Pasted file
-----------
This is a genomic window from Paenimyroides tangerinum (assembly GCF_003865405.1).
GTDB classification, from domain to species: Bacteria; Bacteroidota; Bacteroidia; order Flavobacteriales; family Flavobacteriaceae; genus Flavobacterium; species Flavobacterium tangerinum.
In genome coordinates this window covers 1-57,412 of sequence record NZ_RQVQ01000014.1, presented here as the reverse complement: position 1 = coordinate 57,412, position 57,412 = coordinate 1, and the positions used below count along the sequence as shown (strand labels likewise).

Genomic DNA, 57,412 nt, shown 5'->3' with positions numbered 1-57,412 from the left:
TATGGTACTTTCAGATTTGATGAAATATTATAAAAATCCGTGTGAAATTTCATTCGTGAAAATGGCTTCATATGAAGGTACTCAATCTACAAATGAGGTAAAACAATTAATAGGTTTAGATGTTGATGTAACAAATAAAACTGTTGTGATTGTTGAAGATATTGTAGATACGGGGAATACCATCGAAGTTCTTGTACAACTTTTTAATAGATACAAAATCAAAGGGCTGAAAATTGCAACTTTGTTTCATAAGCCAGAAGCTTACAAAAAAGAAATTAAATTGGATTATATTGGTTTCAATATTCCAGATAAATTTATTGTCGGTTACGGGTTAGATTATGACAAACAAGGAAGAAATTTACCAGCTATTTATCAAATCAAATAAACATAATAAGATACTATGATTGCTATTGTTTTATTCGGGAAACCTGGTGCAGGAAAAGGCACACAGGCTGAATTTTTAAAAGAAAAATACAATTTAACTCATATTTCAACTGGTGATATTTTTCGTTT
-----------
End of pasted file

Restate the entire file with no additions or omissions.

This is a genomic window from Paenimyroides tangerinum (assembly GCF_003865405.1).
GTDB classification, from domain to species: Bacteria; Bacteroidota; Bacteroidia; order Flavobacteriales; family Flavobacteriaceae; genus Flavobacterium; species Flavobacterium tangerinum.
In genome coordinates this window covers 1-57,412 of sequence record NZ_RQVQ01000014.1, presented here as the reverse complement: position 1 = coordinate 57,412, position 57,412 = coordinate 1, and the positions used below count along the sequence as shown (strand labels likewise).

Genomic DNA, 57,412 nt, shown 5'->3' with positions numbered 1-57,412 from the left:
TATGGTACTTTCAGATTTGATGAAATATTATAAAAATCCGTGTGAAATTTCATTCGTGAAAATGGCTTCATATGAAGGTACTCAATCTACAAATGAGGTAAAACAATTAATAGGTTTAGATGTTGATGTAACAAATAAAACTGTTGTGATTGTTGAAGATATTGTAGATACGGGGAATACCATCGAAGTTCTTGTACAACTTTTTAATAGATACAAAATCAAAGGGCTGAAAATTGCAACTTTGTTTCATAAGCCAGAAGCTTACAAAAAAGAAATTAAATTGGATTATATTGGTTTCAATATTCCAGATAAATTTATTGTCGGTTACGGGTTAGATTATGACAAACAAGGAAGAAATTTACCAGCTATTTATCAAATCAAATAAACATAATAAGATACTATGATTGCTATTGTTTTATTCGGGAAACCTGGTGCAGGAAAAGGCACACAGGCTGAATTTTTAAAAGAAAAATACAATTTAACTCATATTTCAACTGGTGATATTTTTCGTTT